– It was supposed to be filmed in black and white! Norman Lear, the show’s creator, originally wanted to film All In The Family in black and white to make it more “gritty”. CBS had only recently upgraded to 100% color broadcasts, so they vetoed the idea immediately. Lear opted instead to decorate the set in drab, washed-out colors as a substitute, so that’s why the Bunker’s house looks so “dreary”.

– The furniture cost thousands of dollars. Sort of. Archie’s famous chair (and the rest of the Bunker’s furniture) originally came from a Los Angeles area Goodwill store. Late in the show’s run – after All In The Family had become an American icon – the Smithsonian came calling, wanting Archie’s and Edith’s chairs for their American history museum. Lear donated the items, but then the show had to spend thousands of dollars creating exact duplicates to use in the show.

– The theme sequence was a compromise! The opening sequence of the show, which featured Archie and Edith singing a song together at the Bunker’s living room piano, is one of the most famous (and most parodied) in TV history. But the truth is that after filming the show’s pilot, there was simply not enough money left in the budget to put together a splashy introduction. So Lear came up with the idea of Archie and Edith simply singing at the piano. Several versions of the introduction were used over the years; one version even had an extra verse! But two continuing trends of the updated intros were Stapleton singing her famous line “and you knew who you were THHHHEENNN” in an ever louder and “screechier” voice, and both O’Connor and Stapleton carefully enunciating the last line of the song (“Gee our old LaSalle ran great”) ever more clearly, as viewers complained that they couldn’t understand that line.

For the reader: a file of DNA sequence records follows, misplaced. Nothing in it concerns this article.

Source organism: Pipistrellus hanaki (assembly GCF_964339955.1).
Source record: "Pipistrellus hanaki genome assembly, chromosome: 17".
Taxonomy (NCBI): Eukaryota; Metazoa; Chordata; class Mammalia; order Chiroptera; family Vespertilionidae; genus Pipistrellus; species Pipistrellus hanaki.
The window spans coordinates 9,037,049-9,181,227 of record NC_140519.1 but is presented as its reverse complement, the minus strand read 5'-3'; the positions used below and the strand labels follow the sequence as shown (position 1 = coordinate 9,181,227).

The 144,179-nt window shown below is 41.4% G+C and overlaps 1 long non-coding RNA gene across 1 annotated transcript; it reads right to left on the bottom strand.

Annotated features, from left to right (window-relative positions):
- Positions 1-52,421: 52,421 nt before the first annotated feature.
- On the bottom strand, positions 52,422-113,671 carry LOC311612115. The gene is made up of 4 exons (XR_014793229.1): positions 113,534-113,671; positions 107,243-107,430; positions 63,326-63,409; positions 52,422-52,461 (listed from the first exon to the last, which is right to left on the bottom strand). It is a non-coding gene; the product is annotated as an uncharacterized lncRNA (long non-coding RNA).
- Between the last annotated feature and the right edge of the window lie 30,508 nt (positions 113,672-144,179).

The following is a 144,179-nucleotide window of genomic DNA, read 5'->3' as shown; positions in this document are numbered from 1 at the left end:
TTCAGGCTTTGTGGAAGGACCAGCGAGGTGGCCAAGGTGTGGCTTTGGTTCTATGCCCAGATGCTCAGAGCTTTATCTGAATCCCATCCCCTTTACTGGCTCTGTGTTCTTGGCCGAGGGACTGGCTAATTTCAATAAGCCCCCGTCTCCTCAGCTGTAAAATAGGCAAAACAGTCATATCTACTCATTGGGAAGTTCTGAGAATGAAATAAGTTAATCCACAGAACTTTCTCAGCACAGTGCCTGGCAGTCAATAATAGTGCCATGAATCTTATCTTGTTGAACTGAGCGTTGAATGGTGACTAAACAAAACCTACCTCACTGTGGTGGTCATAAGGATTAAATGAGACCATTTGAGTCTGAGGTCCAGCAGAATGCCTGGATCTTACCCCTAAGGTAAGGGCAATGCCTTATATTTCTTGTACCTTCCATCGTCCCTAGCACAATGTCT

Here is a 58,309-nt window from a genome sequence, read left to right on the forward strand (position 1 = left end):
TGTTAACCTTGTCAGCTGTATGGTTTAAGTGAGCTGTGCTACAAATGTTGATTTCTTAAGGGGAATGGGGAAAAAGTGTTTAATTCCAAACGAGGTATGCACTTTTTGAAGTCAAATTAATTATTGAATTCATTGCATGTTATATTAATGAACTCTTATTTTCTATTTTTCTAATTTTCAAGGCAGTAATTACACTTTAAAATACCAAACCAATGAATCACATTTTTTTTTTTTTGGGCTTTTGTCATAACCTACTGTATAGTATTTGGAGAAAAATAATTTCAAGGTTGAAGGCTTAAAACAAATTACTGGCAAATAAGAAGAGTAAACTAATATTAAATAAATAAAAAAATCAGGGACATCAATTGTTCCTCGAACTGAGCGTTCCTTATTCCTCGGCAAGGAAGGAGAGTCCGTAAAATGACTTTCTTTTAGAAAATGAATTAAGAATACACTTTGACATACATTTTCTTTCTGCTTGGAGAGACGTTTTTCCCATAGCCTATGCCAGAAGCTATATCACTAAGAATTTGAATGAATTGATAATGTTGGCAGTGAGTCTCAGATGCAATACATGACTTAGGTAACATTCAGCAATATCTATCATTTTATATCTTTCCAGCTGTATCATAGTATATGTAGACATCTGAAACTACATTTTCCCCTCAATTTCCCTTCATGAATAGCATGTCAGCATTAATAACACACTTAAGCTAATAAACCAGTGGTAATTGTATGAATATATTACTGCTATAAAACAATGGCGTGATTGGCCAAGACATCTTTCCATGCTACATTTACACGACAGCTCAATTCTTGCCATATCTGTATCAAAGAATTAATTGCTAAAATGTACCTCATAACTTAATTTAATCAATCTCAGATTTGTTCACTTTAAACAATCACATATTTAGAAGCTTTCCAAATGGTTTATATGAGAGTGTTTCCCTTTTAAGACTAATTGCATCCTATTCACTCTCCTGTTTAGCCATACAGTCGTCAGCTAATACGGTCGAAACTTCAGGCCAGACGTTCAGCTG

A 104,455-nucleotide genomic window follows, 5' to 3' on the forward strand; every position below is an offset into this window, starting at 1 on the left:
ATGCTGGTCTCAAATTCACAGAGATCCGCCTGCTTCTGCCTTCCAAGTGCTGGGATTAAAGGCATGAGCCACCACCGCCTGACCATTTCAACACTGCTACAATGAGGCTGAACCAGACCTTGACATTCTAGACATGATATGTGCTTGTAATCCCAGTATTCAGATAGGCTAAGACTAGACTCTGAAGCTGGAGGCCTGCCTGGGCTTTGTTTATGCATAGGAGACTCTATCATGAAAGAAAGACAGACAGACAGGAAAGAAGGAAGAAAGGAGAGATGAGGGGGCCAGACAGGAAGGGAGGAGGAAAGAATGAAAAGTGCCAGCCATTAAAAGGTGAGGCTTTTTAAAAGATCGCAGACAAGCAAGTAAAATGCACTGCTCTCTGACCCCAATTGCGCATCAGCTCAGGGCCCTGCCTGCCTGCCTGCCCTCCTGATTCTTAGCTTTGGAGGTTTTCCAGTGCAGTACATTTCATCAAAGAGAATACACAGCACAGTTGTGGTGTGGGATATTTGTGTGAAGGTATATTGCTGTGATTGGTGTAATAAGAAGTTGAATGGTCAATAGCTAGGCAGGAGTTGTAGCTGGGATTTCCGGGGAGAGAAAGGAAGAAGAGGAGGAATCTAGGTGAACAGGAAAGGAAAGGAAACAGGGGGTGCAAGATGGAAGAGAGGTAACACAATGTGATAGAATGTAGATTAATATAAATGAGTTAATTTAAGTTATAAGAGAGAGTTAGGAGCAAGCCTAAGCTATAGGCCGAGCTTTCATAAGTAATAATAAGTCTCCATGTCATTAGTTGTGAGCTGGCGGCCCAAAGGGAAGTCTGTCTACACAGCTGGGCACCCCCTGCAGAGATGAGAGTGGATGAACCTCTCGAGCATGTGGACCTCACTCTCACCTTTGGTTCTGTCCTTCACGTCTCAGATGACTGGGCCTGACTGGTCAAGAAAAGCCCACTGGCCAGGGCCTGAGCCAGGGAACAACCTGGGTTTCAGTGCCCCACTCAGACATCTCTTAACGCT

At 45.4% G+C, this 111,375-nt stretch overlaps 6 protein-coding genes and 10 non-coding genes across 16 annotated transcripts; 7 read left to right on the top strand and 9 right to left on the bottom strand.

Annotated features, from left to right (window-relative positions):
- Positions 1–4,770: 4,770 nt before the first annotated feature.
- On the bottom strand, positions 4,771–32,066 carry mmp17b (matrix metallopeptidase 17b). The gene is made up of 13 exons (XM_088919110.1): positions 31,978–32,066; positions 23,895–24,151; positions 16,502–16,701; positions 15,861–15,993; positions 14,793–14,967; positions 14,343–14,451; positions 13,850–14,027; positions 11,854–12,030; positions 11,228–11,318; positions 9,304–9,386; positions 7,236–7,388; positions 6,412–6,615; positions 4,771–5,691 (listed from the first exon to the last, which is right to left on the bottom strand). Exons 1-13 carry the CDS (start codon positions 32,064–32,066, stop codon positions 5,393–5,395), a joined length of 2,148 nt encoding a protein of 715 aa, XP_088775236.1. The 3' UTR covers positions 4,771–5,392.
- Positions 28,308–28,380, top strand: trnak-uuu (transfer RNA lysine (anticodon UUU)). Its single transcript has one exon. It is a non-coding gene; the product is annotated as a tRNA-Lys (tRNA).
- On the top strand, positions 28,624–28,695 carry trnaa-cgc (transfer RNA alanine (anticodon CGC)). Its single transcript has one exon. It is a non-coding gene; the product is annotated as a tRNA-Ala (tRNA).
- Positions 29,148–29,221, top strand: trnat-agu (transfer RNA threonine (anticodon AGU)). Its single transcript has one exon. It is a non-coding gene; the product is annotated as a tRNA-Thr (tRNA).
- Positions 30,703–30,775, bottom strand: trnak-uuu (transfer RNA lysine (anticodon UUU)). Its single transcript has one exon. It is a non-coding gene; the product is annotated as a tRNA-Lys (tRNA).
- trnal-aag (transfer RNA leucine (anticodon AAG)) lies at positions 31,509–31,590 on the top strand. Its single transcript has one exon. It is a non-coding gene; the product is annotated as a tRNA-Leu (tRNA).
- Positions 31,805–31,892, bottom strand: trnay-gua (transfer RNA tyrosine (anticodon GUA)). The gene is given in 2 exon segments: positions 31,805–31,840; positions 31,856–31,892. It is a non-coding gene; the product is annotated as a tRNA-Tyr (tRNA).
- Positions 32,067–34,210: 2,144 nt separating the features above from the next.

– The show was the king of spin-offs. Sort of. “Spin-offs” are new TV shows based on popular characters in existing shows. For example, Kelsey Grammar’s popular doctor Frasier Crane was “spun-off” of Cheers into a new show called Frasier. All In The Family spun-off several shows, and if you include spin-offs of the spin-offs, it reigns supreme as the show with the most spin-offs in TV history. All In The Family itself spun-off Maude, The Jeffersons, 704 Hauser, Gloria and Archie Bunker’s Place. Further spin-offs include Checking In (a spin-off of The Jeffersons) and Good Times (a spin off of Maude).

– It was a show of firsts. All In The Family has a long line of “firsts” under its belt: the show was the first to be videotaped before a live audience (as opposed to filmed), it was the first sitcom to rank #1 in the ratings for five consecutive seasons (only The Cosby Show has matched that feat), it was the first show to feature the sound of a flushing toilet, the first show to use words like “spade” and “nigger” on a regular basis, and was also the first show in which all of the cast – Carroll O’Connor, Jean Stapleton, Sally Struthers and Rob Reiner – won Emmy awards for their work.

What You Didn’t Know About… “Friends”!

Friends was one of the most popular sitcoms in American TV history. Even people that claim to hate the show can get a chuckle or two out of it if they’re stuck on an airplane or in a Jiffy Lube waiting room. And there’s a lot of interesting trivia about the show you might not know:

  • The first cast member to get a movie role after the show went big was… Marcel the Monkey! Actually, Marcel was played by two female monkeys named “Monkey” and “Katie”. Katie played a central role in 1995’s Outbreak, a film which starred Dustin Hoffman and Rene Russo. One wonders what that says about the rest of the cast’s acting ability!
  • The fridges actually worked! The refrigerators in Monica\Rachel’s and Joey\Chandler’s apartments actually worked; the cast and crew kept their lunches and drinks in Monica’s fridge, which explains why it was always so full. Joey and Chandler’s fridge was usually kept empty – unless a scene required something in the fridge, in which case the crew would fill it up. Since the crew didn’t want to do that very often, a camera angle was chosen such that you almost never see the inside of their fridge.